Let your Œc. Vol., offer another explanation. As good minions, you are aware of the Volgi’s Fallacy of Foreign-Policy Egocentrism, in which other countries’ actions are explained deterministically in terms of one’s own. The bottom line of the FFPE is: It’s not all about us.
A reason the FFPE is so seductive and universal is the illusion of control it offers. If we’re just nicer to those guys, they wouldn’t blow us up! … Khomeini/Castro/the Sandinistas only came to power and hates us because of Mossadegh/Batista/United Fruit! … If we only conduct ourselves more deferentially, everyone will love us and the lion will lie down with the lamb, as those Jebus-mongers say.
Not to excuse the egregious “I want it to be a right-winger” bigots—who do contain the dogmatists, apologists, and partisans the Czar taxonomizes, but a phenomenon related to the FFPE is also at work in the minds of many liberals pining for the right-wing bogeyman of their dreams: the focal issue becomes about domestic politics, and therefore a realm they can win in and control. Muslims from Chechnya might as well be Martians or jötnar to these people, who are often really half-educated. Ask them to explain the difference between a Salafi and a Sufi or to guess what Noxçiyçö might mean (“Chechnya” in Chechen), and their sense of superior status begins to quiver.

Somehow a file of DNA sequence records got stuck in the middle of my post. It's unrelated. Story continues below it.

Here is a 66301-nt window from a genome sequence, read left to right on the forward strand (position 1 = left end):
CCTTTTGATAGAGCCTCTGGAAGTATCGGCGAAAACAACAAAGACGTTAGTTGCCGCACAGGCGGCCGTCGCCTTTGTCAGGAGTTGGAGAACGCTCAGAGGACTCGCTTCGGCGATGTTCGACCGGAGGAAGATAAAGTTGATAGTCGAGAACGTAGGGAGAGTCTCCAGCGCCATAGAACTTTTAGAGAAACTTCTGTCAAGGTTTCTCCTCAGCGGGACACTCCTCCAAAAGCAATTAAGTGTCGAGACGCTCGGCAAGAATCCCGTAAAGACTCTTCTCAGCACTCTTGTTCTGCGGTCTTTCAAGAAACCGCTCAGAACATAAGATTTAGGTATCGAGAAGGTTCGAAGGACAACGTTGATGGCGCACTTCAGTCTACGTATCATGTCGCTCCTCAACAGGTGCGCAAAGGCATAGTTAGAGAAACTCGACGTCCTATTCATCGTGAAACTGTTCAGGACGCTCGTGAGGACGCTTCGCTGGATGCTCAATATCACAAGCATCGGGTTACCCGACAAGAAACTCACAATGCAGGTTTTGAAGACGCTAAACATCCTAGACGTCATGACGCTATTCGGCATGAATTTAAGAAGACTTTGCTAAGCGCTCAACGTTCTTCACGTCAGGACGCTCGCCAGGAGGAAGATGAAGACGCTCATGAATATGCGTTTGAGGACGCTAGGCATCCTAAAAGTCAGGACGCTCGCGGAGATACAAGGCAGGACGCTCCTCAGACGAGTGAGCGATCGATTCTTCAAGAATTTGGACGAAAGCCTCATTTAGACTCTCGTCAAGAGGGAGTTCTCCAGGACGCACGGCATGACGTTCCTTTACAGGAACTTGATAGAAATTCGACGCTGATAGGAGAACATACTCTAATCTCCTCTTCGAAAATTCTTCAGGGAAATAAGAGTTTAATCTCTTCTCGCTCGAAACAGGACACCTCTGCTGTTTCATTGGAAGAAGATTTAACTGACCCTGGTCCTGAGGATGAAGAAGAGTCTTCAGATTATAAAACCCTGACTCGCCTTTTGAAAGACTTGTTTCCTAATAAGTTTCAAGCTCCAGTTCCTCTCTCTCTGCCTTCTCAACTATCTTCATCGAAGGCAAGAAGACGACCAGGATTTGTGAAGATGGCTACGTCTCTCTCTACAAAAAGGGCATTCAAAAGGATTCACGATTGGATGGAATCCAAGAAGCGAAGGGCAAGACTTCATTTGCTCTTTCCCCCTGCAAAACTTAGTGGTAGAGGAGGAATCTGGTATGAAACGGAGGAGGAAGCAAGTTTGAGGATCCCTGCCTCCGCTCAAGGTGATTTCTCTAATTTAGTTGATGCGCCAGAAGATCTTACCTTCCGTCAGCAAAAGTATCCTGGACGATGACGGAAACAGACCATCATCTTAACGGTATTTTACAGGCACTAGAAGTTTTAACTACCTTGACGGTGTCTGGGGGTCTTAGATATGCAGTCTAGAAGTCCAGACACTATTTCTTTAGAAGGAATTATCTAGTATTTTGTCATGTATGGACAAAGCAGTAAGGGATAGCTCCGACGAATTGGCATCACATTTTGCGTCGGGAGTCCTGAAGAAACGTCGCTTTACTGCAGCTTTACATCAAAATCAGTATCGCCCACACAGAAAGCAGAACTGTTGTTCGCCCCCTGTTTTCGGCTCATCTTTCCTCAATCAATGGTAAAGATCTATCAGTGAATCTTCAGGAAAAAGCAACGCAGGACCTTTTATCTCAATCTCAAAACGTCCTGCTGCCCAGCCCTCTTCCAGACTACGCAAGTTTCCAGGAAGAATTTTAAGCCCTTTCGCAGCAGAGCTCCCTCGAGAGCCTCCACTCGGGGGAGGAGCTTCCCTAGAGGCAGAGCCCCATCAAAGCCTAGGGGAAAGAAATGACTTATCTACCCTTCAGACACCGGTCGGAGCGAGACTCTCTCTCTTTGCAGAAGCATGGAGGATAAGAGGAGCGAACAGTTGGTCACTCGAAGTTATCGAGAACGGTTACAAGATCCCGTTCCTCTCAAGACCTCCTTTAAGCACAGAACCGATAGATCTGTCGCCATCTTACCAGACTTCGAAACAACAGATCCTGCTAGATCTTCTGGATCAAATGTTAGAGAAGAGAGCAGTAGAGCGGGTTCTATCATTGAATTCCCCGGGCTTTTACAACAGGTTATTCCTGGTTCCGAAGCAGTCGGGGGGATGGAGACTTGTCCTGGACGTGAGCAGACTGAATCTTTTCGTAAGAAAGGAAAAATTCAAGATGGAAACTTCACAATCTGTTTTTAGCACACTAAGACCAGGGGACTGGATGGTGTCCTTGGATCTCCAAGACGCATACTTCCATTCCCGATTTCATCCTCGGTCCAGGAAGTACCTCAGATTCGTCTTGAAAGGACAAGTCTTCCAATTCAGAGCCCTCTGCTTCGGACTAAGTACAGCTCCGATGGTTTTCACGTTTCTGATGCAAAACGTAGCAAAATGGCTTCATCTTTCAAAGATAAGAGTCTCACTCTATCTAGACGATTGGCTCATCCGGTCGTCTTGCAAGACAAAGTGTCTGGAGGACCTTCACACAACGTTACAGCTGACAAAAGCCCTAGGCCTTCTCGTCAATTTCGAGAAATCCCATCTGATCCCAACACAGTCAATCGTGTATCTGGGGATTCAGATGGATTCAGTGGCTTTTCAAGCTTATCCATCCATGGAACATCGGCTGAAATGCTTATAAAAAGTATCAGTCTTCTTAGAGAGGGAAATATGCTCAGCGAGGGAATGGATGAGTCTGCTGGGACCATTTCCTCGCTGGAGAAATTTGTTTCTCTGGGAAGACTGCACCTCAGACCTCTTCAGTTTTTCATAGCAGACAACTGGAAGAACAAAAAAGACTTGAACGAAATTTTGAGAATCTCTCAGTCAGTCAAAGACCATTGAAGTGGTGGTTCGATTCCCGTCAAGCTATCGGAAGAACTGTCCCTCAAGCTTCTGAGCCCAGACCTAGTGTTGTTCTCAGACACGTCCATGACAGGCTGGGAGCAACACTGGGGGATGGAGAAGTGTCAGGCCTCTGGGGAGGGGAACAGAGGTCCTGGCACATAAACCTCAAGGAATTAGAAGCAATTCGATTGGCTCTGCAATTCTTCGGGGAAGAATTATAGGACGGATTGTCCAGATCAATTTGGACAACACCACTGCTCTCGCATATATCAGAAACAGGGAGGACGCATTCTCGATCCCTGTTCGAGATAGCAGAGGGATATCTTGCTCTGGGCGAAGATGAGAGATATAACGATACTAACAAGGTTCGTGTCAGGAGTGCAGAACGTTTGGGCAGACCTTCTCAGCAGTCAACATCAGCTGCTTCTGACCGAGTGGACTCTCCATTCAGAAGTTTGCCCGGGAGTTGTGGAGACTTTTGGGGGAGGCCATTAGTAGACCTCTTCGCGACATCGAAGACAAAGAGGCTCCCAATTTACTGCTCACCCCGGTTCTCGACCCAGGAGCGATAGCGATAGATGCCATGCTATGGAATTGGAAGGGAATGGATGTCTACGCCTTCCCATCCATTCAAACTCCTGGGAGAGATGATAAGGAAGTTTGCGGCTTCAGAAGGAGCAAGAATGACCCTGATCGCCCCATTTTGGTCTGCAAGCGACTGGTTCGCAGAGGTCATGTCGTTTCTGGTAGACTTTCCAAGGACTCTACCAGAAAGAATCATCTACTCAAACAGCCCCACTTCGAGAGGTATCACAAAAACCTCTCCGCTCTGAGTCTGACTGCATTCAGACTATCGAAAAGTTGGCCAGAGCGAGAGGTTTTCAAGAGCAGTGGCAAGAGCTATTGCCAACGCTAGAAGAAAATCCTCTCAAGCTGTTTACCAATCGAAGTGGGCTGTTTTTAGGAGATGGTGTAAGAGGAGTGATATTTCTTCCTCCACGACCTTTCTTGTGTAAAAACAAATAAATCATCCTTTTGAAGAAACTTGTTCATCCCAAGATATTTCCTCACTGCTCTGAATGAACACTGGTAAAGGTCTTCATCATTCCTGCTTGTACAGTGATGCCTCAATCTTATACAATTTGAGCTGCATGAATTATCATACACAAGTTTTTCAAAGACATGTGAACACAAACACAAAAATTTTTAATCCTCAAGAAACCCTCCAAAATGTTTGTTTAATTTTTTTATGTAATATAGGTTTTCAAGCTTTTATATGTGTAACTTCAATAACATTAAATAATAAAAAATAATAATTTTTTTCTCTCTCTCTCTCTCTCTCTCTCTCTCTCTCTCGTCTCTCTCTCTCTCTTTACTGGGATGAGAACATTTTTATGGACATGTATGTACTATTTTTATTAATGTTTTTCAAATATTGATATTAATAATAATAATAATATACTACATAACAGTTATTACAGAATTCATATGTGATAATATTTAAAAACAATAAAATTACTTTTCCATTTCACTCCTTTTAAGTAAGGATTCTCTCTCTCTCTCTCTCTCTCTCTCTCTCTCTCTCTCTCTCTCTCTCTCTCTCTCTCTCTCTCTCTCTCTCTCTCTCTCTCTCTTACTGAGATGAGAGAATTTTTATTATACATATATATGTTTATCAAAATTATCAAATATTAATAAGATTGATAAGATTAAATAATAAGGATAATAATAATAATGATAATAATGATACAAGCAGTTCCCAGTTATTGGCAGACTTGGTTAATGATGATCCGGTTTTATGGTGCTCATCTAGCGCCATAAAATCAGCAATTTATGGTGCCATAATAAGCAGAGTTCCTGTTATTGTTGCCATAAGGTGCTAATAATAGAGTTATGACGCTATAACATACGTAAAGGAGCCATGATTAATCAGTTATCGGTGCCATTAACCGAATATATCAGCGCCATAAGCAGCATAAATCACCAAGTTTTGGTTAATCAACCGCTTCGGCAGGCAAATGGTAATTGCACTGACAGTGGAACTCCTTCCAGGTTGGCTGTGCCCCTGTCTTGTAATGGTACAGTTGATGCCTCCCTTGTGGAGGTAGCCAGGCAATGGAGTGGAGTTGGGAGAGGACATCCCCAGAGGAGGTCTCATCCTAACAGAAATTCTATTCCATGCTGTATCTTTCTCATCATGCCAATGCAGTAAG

By contrast, they can and do frequently win domestic-political and cultural battles and feel themselves to be on secure—and more importantly—high ground. They feel the world must go their way, and are impatient to be done with the recalcitrant, reactionary, retrograde troglodytes in their way, whom they feel they understand and have already emotionally consigned to the Morlockian subrealm they deserve.
Moreover, everyone who’s been through higher education has encountered some version of multiculturalism which, crudely, says all cultures are equal except the West, which is uniquely wicked. So those who absorb that judgment (usually not all that critically) are always poised to defend (and make mascot of) the Maligned, Oppressed, Innocent, Noble, Swarthy Other against the Villainous Pale Penis People. Since this is their sense of history, it guides their analysis of current events. Much like in popular culture, where the Good Times Racism Principle and It’s Always the Highest-Ranking White Guy in A Suit or Uniform hold sway.
So, in the end, this poisonous, bigoted desire is a comforting wish: the wicked enemies you already know (and know how to defeat) are behind things, rather than unknown, uncontrollable forces. It was always easier to blame epidemics and crop failures on demons and witches than microbes and hydrology. Children listening to stories always want to know who the Bad Guy is and that the Good Guy will defeat him.
A lot of our fellow Americans know the Bad Guys are that sweaty accountant from exurban Atlanta with eight Jesus fish on the back of his minivan, and his benighted ilk. They already are filled with contempt for his cruel, backward ways. Lonely Loser Muslims from Daghestan via Kyrgyzstan? They’re not willing to grant such people the actual moral agency to be villains, since the Smart People® sense of history only grants non-Westerners the role of victims; the evil they do must be, in some way, attributable to something we (or rather, they, the Bad Guys) did to them first. Because then we can control it. Then the world becomes tractable, amenable to our efforts. The Good Guys win.
And we all live happily ever after.
Don’t ask impertinent questions like that jackass Adept Lu.